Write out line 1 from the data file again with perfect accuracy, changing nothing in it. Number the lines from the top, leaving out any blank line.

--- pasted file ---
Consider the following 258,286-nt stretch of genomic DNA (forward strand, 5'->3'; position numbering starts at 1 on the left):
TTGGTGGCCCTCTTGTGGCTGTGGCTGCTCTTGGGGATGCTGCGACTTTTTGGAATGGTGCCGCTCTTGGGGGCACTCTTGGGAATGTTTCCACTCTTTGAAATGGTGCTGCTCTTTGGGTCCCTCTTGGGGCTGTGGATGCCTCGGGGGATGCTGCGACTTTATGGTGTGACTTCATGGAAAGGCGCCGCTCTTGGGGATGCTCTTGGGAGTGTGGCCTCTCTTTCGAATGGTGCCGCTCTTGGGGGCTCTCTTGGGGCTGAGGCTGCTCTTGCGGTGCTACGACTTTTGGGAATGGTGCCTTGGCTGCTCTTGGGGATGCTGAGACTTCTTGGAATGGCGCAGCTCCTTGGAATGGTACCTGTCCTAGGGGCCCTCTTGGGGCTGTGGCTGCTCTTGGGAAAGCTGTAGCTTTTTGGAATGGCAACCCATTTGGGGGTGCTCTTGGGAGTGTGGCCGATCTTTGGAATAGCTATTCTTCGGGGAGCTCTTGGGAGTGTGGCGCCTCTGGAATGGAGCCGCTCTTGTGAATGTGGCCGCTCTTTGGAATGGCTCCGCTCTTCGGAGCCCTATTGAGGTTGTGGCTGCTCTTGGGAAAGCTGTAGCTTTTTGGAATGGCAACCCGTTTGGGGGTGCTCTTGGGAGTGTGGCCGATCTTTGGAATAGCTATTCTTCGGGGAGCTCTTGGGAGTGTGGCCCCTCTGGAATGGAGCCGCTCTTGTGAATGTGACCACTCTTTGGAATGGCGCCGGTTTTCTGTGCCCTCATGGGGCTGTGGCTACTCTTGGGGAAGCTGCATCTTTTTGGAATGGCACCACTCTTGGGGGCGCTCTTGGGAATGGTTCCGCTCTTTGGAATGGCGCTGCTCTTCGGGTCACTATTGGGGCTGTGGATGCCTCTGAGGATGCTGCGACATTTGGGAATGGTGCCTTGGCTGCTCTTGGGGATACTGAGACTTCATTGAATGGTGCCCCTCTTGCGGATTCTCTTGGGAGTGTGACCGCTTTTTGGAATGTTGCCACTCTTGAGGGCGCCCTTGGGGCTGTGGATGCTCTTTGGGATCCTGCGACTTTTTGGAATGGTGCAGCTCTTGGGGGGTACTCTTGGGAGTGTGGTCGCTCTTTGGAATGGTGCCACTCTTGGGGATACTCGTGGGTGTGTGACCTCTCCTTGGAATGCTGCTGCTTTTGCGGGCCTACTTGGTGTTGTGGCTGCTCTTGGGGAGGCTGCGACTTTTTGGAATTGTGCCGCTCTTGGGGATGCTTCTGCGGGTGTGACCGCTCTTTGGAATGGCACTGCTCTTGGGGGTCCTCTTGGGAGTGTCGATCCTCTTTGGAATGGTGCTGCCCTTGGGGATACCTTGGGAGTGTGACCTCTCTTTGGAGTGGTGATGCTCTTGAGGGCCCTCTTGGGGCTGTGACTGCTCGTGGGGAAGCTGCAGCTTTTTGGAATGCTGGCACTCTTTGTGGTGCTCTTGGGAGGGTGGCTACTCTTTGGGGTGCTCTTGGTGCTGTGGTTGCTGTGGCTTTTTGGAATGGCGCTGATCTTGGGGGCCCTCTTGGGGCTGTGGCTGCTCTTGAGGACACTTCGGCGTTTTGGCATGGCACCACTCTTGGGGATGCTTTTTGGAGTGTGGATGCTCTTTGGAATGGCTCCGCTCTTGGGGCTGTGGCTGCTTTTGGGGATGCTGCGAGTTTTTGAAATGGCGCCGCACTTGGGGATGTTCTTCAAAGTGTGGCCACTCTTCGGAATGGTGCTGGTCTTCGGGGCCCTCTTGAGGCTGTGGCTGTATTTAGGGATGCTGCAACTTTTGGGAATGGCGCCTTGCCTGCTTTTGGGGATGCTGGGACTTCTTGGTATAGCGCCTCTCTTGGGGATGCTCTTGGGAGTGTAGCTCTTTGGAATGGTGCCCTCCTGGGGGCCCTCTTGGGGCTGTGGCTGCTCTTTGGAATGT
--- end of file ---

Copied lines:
Consider the following 258,286-nt stretch of genomic DNA (forward strand, 5'->3'; position numbering starts at 1 on the left):